One of my old teachers told me that to get ahead these days we need to have something that distinguishes us from the pile. In the international development and environmental job sectors a large number of people these days have a master's degree so having that extra detail on your CV which no one else has really helps.
Opportunities to work in Latin America are hard to come by. This is partially because Latin America is on the periphery in terms of UK interests. Although there are a handful of UK organisations working in the region, there are on the other hand simply thousands of Latin American organisations from NGOs to businesses who might be looking for people. It might be worth searching in the region directly.
If someone is contemplating moving overseas to work it would seem practical to start saving in the likelihood that you find something. Many NGOs or small business in developing countries might struggle to pay for their new employee's international flights or train fare to Glasgow to say goodbye to their grandmother so best to have some reserves ready just in case.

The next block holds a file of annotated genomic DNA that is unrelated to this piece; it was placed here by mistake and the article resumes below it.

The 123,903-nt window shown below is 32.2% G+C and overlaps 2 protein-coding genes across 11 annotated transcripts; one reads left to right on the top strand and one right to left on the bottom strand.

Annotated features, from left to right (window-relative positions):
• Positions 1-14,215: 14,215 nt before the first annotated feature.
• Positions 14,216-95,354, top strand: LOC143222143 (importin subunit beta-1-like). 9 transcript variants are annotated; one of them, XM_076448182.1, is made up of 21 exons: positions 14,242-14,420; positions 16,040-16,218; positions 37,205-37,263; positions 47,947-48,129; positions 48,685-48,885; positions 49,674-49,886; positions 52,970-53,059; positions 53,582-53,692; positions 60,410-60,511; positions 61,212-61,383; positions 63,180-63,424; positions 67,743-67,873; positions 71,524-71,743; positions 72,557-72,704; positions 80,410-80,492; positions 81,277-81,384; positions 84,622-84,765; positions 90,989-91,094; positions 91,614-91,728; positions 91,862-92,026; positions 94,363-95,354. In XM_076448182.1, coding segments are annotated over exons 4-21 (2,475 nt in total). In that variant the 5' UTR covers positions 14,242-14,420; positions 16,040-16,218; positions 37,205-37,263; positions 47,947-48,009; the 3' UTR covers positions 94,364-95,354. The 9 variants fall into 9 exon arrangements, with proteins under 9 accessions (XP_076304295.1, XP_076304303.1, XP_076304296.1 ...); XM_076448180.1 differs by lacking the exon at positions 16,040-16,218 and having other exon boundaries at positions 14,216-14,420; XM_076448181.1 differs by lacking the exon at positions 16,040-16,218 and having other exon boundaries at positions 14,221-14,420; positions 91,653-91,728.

The work culture and bureaucracy in other countries can be very different. That's not to say the UK is void of any comparable pitfalls but best to do as much research before leaving on legal or financial matters such as visas, taxes, bank accounts, local customs etc. If you have a contact out in the country who knows you are coming that can be very helpful as well.
And last but not least: if you are leaving around Christmas time try and get in contact with the UK embassy in your new host country. Christmas carols, for instance, at the Ambassador's residence may not seem like a dope night out but all the ex-pats usually go so a great opportunity for networking!